Then Kriss makes the case that the Internet is made of demons – not in a paranoid conspiracy sort of way, but in a historical sense that ideas like the internet often involve demons,

Trithemius invented the internet in a flight of mystical fancy to cover up what he was really doing, which was inventing the internet. Demons disguise themselves as technology, technology disguises itself as demons; both end up being one and the same thing.

In the last section Kriss turns to Justin E.H. Smith’s book and reflects on how the book (unlike the preceding essay “It’s All Over”) are not what the internet expects. The internet, for Smith, likes critical essays that present the internet as a “rupture” – something like the industrial revolution, but for language – while in fact the internet in some form (like demons) has been with us all along. Kriss doesn’t agree. For him the idea of the internet might be old, but what we have now is still a transformation of an old nightmare.

If there are intimations of the internet running throughout history, it might be because it’s a nightmare that has haunted all societies. People have always been aware of the internet: once, it was the loneliness lurking around the edge of the camp, the terrible possibility of a system of signs that doesn’t link people together, but wrenches them apart instead. In the end, what I can’t get away from are the demons. Whenever people imagined the internet, demons were always there.

Street View Privacy

How do you feel about people being able to look at your house in Google Street View? Popular Science has an article by David Nield, on “How to hide your house on every map app: Stop people from peering at your place” (May 18, 2022).

This raises questions about where privacy starts and a right to look or know stops. Can I not walk down a street and look at the faces of houses? Why then should I not be able to look at the face on Street View and other similar technologies? What about the satellite view? Do people have the right to see into my back yard from above?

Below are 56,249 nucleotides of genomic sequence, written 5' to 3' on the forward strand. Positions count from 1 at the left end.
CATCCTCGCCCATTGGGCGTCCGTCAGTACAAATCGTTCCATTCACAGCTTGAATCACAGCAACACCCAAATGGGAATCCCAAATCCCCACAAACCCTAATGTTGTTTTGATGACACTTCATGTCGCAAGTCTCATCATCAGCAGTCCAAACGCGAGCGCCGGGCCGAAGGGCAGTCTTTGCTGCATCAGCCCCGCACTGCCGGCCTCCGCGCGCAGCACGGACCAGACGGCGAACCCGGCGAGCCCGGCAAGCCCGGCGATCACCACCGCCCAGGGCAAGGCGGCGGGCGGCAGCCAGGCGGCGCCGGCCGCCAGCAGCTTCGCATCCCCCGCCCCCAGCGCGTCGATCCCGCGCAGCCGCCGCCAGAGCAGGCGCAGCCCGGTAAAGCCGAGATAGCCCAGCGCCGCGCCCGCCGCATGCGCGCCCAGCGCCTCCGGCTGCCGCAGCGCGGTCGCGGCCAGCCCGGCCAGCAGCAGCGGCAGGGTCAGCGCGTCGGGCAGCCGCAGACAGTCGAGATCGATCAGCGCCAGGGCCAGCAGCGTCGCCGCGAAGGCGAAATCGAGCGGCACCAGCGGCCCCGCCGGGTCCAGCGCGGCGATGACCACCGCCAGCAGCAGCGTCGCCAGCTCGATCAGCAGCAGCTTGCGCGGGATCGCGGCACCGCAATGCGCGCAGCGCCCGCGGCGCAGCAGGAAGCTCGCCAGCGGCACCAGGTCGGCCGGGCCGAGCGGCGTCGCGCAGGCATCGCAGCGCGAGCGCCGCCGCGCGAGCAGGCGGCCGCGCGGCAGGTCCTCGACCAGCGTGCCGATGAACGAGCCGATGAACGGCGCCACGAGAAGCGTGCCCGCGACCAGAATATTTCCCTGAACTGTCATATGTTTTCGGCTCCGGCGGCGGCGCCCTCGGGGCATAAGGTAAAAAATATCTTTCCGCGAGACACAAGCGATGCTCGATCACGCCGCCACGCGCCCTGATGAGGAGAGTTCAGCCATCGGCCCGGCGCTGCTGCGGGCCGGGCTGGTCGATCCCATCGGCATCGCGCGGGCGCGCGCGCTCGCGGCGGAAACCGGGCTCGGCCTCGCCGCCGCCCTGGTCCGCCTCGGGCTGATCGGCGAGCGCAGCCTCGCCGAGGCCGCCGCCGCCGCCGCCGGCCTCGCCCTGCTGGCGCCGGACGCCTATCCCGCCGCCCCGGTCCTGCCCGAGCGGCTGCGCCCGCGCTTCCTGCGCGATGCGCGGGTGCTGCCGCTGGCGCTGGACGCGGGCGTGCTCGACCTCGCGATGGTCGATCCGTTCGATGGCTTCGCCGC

This is a similar issue, though less fraught, as face databases. What rights do I have to my face? How would those rights connect to laws about Name, Image and Likeness (NIL) (or rights of publicity) which became an issue recently in amateur sports in the US. As for Canada, Rights of Publicity are complex and vary from province to province, but there is generally a recognition that:

  • People should have the right “to control the commercial use of name, image, likeness and other unequivocal aspects of one’s identity (eg, the distinct sound of someone’s voice).” (See Lexology article)
  • At the same time there is recognition that NIL can be used to provide legitimate information to the public.

Returning to the blurring of your house facade in Street View; I’m guessing the main reason the companies provide this is for security for people in sensitive positions or people being stalked.

Health agency tracked Canadians’ trips to liquor store via phones during pandemic

The report reveals PHAC was able to view a detailed snapshot of people’s behaviour, including grocery store visits, gatherings with family and friends, time…

The National Post is reporting about the Public Health Agency of Canada and their use of mobility data that a group of us wrote about in The Conversation (Canada). The story goes into more detail about how Health agency tracked Canadians’ trips to liquor store via phones during pandemicThe government provided one of the reports commissioned by PHAC from BlueDot to the House of Commons. The Ethics Committee report discussing what happened and making recommendations is here.

Why are women philosophers often erased from collective memory?

The history of ideas still struggles to remember the names of notable women philosophers. Mary Hesse is a salient example